Network administrators rely on Border Gateway Protocol (BGP) to provide reliable routing between networks. However, if one of your network's gateway routers fails, your organization's networks could be isolated from the rest of the world. Multihoming allows you to configure multiple gateways for your networks, providing a backup in case one of your gateways fails. In this article, we'll discuss how BGP multihoming works and how you can set it up in your own organization.
What Is BGP Multihoming?
BGP multihoming is a practice in network routing that involves connecting a single network to multiple ISPs, increasing the stability and redundancy of the network's external connections. In the event that one ISP experiences a connection issue or outage, multihomed BGP ensures that traffic can still flow through the other connected ISPs. This allows for more reliable internet service and can also provide greater bandwidth capacity. While BGP multihoming does have some cost and configuration considerations, it can significantly improve the overall performance and resiliency of a network.
How Does BGP Multihoming Work?
As it is said before, BGP Multihoming is a networking technique used to improve the reliability and availability of internet connections. It works by connecting a single organization or network to multiple ISPs, creating redundant pathways for data to travel through. This not only offers increased uptime in case one ISP experiences a failure, but it can also improve overall network performance.
In order to properly accomplish BGP Multihoming, an organization must establish separate BGP sessions with each ISP and configure their own autonomous system number (ASN). After the organization configures its ASN, the organization's routers will then advertise their ASN and appropriate routes to each ISP, allowing them to route traffic efficiently through the most reliable connection at any given moment.
Prerequisites of BGP Multihoming
When it comes to BGP multihoming, several prerequisites must be met to establish a reliable and stable network. Let's talk about some prerequisites of BGP multihoming:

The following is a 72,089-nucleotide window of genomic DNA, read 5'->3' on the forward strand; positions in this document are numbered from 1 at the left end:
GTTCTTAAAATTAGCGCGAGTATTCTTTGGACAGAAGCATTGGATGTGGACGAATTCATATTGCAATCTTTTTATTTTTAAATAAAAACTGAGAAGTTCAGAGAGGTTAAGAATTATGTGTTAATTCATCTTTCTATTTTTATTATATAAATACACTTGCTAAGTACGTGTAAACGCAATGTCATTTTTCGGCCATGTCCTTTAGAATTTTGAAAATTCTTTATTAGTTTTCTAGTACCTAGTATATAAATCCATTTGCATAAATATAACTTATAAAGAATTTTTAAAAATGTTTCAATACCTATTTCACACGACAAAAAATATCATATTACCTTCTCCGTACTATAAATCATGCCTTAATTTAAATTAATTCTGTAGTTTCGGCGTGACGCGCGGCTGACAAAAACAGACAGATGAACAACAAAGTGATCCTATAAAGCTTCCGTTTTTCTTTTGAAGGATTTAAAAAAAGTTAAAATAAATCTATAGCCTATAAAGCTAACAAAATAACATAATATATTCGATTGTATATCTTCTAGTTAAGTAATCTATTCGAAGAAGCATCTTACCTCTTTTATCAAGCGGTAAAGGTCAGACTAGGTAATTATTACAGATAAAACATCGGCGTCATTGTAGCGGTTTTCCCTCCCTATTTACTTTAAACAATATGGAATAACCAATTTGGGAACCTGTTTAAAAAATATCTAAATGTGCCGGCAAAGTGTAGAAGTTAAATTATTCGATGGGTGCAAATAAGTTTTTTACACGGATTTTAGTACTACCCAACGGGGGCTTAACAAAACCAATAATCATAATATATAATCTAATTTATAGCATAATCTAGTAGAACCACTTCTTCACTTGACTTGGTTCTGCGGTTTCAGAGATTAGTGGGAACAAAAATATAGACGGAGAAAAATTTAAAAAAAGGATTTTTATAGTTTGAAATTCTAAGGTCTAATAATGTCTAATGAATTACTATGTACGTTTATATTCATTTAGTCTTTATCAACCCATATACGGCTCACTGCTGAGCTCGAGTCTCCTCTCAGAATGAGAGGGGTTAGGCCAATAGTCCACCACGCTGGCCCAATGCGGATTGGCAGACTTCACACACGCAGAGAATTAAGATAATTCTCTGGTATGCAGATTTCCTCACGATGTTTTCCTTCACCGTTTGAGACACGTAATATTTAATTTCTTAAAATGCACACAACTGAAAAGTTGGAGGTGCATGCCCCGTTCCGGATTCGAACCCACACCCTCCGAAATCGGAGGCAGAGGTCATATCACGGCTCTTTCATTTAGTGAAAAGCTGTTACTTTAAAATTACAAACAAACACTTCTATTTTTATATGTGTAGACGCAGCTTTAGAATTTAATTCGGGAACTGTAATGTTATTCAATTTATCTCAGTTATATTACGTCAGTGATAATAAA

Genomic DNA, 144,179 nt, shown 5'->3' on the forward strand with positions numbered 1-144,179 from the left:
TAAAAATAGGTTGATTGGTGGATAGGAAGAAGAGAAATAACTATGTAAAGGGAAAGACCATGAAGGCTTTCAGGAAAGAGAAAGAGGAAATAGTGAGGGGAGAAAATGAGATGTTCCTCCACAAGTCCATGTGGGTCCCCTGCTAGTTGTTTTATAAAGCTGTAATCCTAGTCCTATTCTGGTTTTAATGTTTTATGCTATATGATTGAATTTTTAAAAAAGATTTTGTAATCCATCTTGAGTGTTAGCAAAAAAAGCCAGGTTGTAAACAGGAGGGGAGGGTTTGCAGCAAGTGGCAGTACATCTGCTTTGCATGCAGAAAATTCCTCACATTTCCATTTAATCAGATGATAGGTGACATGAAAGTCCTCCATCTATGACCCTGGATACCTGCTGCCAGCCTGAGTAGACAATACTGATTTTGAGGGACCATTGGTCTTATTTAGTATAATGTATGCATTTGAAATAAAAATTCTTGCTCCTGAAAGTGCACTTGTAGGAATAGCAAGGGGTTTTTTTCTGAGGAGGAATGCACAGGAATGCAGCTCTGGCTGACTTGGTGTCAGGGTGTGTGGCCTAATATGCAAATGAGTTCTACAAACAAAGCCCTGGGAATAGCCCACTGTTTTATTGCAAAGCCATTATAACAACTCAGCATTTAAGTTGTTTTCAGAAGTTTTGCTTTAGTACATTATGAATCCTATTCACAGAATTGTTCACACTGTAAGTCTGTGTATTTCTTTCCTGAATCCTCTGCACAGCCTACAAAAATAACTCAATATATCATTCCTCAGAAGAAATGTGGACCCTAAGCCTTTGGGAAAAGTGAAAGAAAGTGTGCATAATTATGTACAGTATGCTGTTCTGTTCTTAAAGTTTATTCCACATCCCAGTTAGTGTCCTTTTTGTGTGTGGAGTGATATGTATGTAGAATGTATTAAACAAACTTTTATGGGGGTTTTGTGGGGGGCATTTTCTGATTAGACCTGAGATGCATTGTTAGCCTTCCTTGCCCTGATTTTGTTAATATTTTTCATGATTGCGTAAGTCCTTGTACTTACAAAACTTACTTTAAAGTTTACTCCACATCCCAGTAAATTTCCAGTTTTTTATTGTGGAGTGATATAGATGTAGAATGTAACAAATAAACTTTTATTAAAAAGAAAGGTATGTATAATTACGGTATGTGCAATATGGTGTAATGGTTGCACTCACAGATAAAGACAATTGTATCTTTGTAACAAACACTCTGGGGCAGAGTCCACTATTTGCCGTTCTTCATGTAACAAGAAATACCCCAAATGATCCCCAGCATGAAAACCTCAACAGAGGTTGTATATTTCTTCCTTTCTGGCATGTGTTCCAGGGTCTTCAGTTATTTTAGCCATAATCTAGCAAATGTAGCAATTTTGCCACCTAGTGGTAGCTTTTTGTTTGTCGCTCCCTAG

Autonomous System Number
To establish multihoming, a network must first have an Autonomous System Number (ASN). This unique number is assigned by ARIN or another organization and is used to identify a specific autonomous system, typically associated with a single organization or network provider. Without an ASN, BGP multihoming cannot be properly established, as there would be no way to distinguish the autonomous system from others.
Furthermore, without an ASN, the autonomous system would not be able to exchange routing information with other autonomous systems through BGP. In short, it is crucial for a network to obtain an ASN before attempting to set up BGP multihoming.
IP-Addressing and Routing
Without a provider-independent addressing and routing setup, a network would not have control over its own unique IP address space and routes and would instead be dependent on a single provider for these services. By ensuring provider independence in these areas, a network can successfully implement BGP multihoming and reap the benefits of increased connectivity and resiliency.
When it comes to multihoming, having the proper router hardware is crucial. A minimum of 128 MB of RAM is required for BGP, but it's recommended to have at least 256 MB to support more routes and peers. Additionally, it's important to have enough CPU power to handle the increased routing traffic and processing. It's also worth considering factors such as flash memory capacity for storing routing information, interfaces for connecting to multiple ISPs, and future expansion options. By investing in the right router hardware before implementing BGP multihoming, organizations can ensure they have the necessary resources to effectively handle their network traffic.
BGP multihoming is a powerful tool that can help your network maintain uptime and stability in the event of an outage or unexpected failure. Using multiple connections to different providers creates a backup plan that will keep your business up and running even when one provider fails. If you’re interested in learning more about BGP multihoming or implementing it into your own network, be sure to check out our website for additional resources. We are more than happy to help you.